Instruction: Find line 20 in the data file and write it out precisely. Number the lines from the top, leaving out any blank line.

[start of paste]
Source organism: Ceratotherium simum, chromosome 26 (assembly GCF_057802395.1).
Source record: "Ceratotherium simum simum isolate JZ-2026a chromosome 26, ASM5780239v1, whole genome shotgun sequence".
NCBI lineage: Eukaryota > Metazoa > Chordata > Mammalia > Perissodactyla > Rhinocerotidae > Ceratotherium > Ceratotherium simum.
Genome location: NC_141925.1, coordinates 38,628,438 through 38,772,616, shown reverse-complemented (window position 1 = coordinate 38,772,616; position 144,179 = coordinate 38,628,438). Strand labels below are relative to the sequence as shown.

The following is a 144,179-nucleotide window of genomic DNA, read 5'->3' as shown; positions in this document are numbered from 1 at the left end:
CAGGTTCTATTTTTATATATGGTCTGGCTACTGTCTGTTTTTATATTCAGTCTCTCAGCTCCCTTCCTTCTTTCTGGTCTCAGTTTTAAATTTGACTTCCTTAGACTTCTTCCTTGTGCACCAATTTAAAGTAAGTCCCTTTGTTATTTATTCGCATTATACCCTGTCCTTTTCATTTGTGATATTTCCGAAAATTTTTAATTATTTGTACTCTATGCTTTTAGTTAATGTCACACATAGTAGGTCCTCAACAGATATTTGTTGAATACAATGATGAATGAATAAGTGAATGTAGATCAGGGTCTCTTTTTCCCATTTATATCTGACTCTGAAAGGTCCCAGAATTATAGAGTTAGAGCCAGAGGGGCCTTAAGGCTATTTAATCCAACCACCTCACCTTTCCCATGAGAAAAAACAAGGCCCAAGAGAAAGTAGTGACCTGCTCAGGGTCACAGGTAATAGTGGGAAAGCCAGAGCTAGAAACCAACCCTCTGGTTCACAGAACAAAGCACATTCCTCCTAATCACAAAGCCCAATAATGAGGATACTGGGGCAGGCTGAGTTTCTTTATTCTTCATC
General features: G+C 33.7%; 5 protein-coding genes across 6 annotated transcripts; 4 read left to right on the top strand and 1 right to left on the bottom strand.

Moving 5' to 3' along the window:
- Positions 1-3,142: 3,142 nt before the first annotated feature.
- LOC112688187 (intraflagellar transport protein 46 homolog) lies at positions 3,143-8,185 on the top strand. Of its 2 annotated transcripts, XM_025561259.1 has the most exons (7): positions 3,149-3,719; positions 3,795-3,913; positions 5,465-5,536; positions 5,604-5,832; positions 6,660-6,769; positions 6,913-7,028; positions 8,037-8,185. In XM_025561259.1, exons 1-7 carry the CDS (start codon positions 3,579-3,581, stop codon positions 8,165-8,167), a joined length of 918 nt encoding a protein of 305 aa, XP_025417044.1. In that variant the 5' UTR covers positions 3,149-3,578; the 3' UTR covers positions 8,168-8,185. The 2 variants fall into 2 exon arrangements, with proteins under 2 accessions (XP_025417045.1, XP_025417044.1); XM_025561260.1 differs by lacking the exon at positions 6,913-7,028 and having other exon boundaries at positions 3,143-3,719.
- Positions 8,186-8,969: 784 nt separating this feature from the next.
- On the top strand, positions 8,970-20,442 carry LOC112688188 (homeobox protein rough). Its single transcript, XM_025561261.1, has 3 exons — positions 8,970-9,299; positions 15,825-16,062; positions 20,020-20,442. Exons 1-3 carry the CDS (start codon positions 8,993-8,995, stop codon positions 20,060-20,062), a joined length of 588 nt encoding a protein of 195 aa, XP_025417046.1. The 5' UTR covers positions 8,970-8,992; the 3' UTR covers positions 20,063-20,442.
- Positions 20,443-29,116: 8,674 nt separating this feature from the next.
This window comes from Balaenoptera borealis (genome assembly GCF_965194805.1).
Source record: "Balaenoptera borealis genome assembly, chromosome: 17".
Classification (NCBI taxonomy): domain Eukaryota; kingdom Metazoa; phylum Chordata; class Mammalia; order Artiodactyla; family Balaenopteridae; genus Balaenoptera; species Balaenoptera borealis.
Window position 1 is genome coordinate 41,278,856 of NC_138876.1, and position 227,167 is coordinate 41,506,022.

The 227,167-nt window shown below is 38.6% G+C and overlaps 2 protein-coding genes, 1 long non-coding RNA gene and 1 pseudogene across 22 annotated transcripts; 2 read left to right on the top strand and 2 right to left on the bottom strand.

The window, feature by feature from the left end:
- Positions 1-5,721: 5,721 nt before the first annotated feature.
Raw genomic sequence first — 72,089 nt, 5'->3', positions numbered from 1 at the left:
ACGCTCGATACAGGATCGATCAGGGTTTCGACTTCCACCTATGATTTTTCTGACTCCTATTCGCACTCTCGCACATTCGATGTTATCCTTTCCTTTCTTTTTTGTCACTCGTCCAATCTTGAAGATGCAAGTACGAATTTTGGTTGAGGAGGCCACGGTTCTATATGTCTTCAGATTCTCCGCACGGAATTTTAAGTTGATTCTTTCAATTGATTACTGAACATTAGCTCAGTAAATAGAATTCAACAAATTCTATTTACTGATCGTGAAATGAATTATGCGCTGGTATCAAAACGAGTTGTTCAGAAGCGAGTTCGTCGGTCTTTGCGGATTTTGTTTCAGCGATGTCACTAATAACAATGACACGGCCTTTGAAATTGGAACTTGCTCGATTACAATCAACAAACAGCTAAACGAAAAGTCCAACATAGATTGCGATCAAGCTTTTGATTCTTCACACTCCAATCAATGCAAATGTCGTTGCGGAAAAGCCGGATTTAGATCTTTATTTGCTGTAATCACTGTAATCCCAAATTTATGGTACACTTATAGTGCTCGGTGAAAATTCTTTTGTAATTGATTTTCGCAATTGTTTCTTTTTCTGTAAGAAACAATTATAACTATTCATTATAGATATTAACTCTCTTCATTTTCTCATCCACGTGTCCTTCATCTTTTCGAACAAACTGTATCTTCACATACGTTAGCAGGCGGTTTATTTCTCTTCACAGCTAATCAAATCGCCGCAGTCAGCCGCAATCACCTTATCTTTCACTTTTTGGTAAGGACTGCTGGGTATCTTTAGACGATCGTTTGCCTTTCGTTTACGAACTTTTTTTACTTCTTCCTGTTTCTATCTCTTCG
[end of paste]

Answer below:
- Positions 1-5,721: 5,721 nt before the first annotated feature.